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Benefits of sport and activity for older people are outlined

17 August 2012 - 12:24pm

A ‘Geri Olympics’ event which has been running in the US for 25 years is hoping to spread to the UK.


Speaking in Glasgow, Dr Ted Muilenburg said he wants to hear from UK physios interested in importing the concept

Thousands of people living in nursing homes across West Virginia have taken part in the programme, which was initially set up to give hands-on experience to students at the West Virginia State University School of Health and Human Performance.
This April residents from around 180 nursing homes competed in adapted sports ranging from horse shoe pitching and marksmanship to clothes pin stacking and relay races.
The benefits of the programme were outlined this week at the World Congress on Active Ageing in Glasgow by founder Dr Ted Muilenburg. Research which involved questioning health professionals, volunteer staff and the nursing home residents themselves shows that taking part in the games promotes wellness, active living and quality of life.

Physio involvement

’It also helps with non-medical issues such as loneliness and boredom, and helps residents stay socially connected,’ he said. Physiotherapists have been closely involved, he added, and had helped to develop some of the events.
Dr Muilenberg said he hoped that the concept would take off in the UK and said the participants - who have included people aged up to 108 - loved being part of an ’Olympic’ event. ’We pass the torch to the sound of the Olympic tune, and everybody gets a medal and a certificate. It really means something to them, and sends out a message that people in nursing homes can be physically active - these guys train for months before taking part.’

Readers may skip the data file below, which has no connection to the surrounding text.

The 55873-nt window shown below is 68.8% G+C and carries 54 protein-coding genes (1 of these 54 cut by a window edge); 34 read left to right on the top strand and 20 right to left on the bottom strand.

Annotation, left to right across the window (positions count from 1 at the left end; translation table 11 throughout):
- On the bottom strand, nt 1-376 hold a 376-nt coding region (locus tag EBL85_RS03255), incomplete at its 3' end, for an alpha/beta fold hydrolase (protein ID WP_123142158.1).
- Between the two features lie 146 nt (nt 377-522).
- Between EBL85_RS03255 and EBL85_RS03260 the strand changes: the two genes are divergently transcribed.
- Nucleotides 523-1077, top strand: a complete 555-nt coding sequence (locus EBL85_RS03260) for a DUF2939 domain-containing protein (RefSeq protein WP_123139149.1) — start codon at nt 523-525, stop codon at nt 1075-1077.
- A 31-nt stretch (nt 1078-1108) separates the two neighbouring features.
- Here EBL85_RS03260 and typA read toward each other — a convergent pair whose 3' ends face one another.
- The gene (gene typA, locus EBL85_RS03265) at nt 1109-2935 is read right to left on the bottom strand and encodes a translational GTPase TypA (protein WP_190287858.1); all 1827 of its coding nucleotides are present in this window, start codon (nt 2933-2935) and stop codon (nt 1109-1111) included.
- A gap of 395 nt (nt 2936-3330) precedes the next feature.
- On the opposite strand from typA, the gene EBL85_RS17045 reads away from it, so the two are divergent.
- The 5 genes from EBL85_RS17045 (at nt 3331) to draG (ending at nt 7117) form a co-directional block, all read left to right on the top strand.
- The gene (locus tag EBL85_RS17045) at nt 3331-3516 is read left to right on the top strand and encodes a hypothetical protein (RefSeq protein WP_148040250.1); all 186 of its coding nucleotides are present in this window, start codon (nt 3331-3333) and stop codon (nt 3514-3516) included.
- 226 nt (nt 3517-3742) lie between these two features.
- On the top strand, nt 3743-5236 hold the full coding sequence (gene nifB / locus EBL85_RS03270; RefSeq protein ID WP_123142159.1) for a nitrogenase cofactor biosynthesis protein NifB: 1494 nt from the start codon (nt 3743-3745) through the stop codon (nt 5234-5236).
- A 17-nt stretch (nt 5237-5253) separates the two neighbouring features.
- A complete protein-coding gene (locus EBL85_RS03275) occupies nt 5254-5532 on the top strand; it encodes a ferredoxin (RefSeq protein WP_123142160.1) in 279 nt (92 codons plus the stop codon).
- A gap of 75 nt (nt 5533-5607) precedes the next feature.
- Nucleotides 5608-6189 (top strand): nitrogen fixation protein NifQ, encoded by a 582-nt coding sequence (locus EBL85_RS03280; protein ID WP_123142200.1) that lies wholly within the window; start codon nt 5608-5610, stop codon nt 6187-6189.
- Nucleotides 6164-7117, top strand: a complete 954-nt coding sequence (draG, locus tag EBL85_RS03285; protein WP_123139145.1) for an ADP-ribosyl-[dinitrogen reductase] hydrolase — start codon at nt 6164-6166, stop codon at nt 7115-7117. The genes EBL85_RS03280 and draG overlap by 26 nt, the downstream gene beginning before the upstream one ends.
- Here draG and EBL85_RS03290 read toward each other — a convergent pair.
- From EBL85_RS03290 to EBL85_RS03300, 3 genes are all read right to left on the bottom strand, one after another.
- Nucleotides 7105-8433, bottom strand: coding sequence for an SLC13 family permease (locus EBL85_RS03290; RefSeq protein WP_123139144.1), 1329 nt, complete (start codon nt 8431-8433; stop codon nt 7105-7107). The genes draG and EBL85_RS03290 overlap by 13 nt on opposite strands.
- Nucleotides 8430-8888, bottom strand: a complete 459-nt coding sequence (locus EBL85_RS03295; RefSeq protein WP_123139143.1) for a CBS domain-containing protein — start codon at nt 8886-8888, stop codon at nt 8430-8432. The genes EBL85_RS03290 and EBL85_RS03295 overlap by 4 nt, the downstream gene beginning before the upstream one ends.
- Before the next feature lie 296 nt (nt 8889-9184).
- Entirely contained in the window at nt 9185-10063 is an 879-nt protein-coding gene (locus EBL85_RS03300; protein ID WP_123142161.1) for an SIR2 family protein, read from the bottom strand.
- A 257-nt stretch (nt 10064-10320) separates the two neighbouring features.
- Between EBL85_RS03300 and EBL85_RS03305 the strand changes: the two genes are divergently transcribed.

Scotland's 'Golden Games'

Sandy Reid, programme manager for active ageing with City of Aberdeen Council and NHS Grampian, has already introduced a similar concept for older people living in care homes and in their own homes. This year involved 250 people taking part in events including a pentathlon for which teams from different care homes could compete. Sports include walking while balancing a beanbag and hitting or kicking a ball into the back of the net.
The event, called the Golden Games, was funded in the first year by a collection taken before a football match, and this year was successful in accessing money from the Scottish Government’s Change Fund, which promotes reshaping of services for older people.
Again, all participants receive a medal. ‘It’s the little things which make the big difference,’ said Mr Reid. ‘The medals cost £1.20 each and the competitors were absolutely delighted.’
Dr Muilenberg would like to hear from physios in the UK interested in importing the concept. His email address is
See links below for more reports from the World Congress on Active Ageing conference.


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